Overly restrictive eligibility criteria have previously been described as a major obstacle to recruitment to cancer and palliative care clinical studies.7 16 17 In the PiPS2 study, however, more than two-thirds of screened patients were deemed to be eligible to participate. This reflects the fact that PiPS2 was designed to be a pragmatic study for which most patients who had cancer palliative care should have been suitable for enrolment. This contrasts with the PiPS development study10 in which 43% (5394/12 412) of referrals were deemed to be ineligible, with the most common reason (60%, 3259/5394) being on-going use of disease-directed therapies. In the light of this finding, and the fact that palliative care patients are increasingly receiving ‘active’ treatment even towards the end of life, the eligibility criteria for PiPS2 were relaxed to enable patients who were receiving palliative cancer therapies to participate.
Indeed, PiPS2 contained relatively few exclusion criteria and no restrictions in terms of type of metastatic cancer, patients’ capacity or the existence of comorbidities.7 16–18 The main reason for patients’ ineligibility was a non-cancer diagnosis (21%, n=3528/17 014). Although there is a growing recognition of the need to offer palliative care to patients without cancer,19 20 the majority of referrals to palliative care services still have cancer.21 Interestingly, we found that non-cancer diagnoses were more common among hospital rather than among hospice and community palliative care referrals, suggesting that hospital teams are providing more accessible services.
We found that eligible patients were inaccessible to the research site teams primarily due to ‘clinical reasons’ (24%, n=2914/12 372). This category covered any reason why clinicians deemed patients’ approach as inappropriate and reflected the role of clinicians as gatekeepers to study participation. Other reasons for patients’ inaccessibility included unavailability of researchers (10%, n=1242/12 372). Some of the eligible patients, who were not approached, such as those who died too quickly (18%, n=2224/12 372) or were discharged (12%, n=1532/12 372) before the research site team had the opportunity to approach them, could probably never have been enrolled in the study.
In both the original PiPS development study and in PiPS2, access to eligible patients was regulated by clinicians. Clinicians may prevent end-of-life patients from participating in research because of fear of burdening them or because of clinicians’ limited research expertise or the lack of a research-friendly culture, and doubts about the value or quality of the research.12 Although, we did not explicitly investigate the underlying reasons why clinicians deemed it inappropriate to approach some patients about this study, researchers’ notes suggested that eligible patients were sometimes not approached because clinical staff judged that they were imminently dying, were feeling too unwell or tired, were emotionally distressed or were unaware of their diagnosis. These may all be considered good reasons for ‘protecting’ patients from involvement in research. But it is relevant that imminent death or being too unwell were not exclusion criteria for the study, and such patients may have been eligible, and they (or their caregivers) may have been agreeable to their involvement in the study if only they had been approached and informed about it.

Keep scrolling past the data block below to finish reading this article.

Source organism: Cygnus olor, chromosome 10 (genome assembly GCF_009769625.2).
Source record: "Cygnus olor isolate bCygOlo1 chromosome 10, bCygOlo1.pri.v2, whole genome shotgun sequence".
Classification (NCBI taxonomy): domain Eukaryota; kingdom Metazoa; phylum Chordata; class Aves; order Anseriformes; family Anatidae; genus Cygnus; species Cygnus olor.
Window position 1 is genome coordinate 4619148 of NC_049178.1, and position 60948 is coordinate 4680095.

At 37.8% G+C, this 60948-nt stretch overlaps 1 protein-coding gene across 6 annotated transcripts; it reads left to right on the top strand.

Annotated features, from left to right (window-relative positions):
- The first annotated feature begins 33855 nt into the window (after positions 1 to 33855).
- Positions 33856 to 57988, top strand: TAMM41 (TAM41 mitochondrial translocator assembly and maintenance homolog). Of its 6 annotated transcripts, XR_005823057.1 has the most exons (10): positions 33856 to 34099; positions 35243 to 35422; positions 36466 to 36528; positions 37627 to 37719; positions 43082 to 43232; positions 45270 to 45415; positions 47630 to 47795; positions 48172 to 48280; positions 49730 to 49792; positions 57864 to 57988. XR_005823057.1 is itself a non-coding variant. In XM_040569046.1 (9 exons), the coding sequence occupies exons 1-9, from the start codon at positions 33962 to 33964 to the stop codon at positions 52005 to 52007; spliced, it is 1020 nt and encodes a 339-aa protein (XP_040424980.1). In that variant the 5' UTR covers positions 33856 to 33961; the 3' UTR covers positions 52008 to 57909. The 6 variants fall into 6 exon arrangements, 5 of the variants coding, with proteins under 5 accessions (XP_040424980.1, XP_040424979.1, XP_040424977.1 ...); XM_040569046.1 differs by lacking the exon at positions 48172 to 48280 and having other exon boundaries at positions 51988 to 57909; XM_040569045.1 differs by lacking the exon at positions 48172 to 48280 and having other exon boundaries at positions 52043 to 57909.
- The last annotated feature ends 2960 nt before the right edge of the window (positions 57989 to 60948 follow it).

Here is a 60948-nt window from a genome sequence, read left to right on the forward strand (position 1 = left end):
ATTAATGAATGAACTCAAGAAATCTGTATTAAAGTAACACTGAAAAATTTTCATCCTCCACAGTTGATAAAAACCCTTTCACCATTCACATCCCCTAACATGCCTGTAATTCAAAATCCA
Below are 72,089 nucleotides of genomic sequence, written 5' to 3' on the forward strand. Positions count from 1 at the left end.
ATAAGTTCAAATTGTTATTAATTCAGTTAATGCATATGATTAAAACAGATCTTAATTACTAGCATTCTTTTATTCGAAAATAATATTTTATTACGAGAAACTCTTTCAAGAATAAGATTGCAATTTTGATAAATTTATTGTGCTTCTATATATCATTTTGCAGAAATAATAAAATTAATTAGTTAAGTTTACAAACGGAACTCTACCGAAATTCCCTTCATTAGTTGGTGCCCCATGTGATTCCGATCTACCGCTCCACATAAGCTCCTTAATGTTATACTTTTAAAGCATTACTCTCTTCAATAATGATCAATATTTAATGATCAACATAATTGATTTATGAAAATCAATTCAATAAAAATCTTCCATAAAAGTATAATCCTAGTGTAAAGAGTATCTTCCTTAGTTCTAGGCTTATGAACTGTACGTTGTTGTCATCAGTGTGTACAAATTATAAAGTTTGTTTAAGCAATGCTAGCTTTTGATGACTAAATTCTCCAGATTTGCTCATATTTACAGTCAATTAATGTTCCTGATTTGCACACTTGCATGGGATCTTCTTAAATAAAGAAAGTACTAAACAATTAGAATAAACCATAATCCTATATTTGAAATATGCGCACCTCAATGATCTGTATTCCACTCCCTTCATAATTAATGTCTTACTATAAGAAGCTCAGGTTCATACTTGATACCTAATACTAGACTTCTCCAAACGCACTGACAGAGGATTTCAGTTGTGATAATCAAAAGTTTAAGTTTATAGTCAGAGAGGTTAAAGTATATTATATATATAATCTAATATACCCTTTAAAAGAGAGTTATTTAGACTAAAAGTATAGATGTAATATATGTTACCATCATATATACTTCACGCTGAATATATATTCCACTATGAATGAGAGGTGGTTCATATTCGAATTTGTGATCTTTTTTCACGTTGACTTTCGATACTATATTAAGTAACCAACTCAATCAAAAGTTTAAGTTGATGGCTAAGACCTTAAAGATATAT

Many palliative care patients value their own autonomy and want to be able to make their own decisions about participation in research.12 13 Even in non-interventional studies (where there is seldom any direct benefit to participants) patients value the opportunity to be altruistic and to contribute to the community.22 23 Better education and training of clinicians in research methodology24 and use of structured frailty assessments12 have been proposed as ways to eliminate paternalistic clinician behaviours for patients’ protection.
The unavailability of research staff was another factor that affected the number of patients who were approached in PiPS2. Research staff are generally only available during office hours, and many staff only work part-time. However, most care occurs outside of office hours and at weekends. In the PiPS2 study, it was quite possible for patients to be admitted on a Friday afternoon and to have died or been discharged from the service before any research staff were back on duty. Similarly, when research staff were on annual leave or ill, it was not possible for patients to be recruited to the study. Hospices were affected more severely by staff unavailability compared with hospitals and community teams in the PiPS2 study possibly due to more limited resources, such as only having part-time research staff or limited cover for staff absences.
Most studies only report patients who are given participant information sheets as being potentially available for the study. In the PiPS2 study, we rigorously collected data on all referrals to the participating units throughout the duration of the research project (even when research staff were absent). This provided a greater appreciation of the potential pool of participants available for the study. However, in reality, limited resources meant that only a proportion of the total referrals could ever be considered for enrolment. Other studies have also highlighted the importance of access to sufficient and dedicated research personnel, while acknowledging that this would require greater investment.6 9 Consistent with existing literature, this study also identified that patients’ precipitous death or discharge were barriers to approaching them about participation in clinical research.6 10 17 25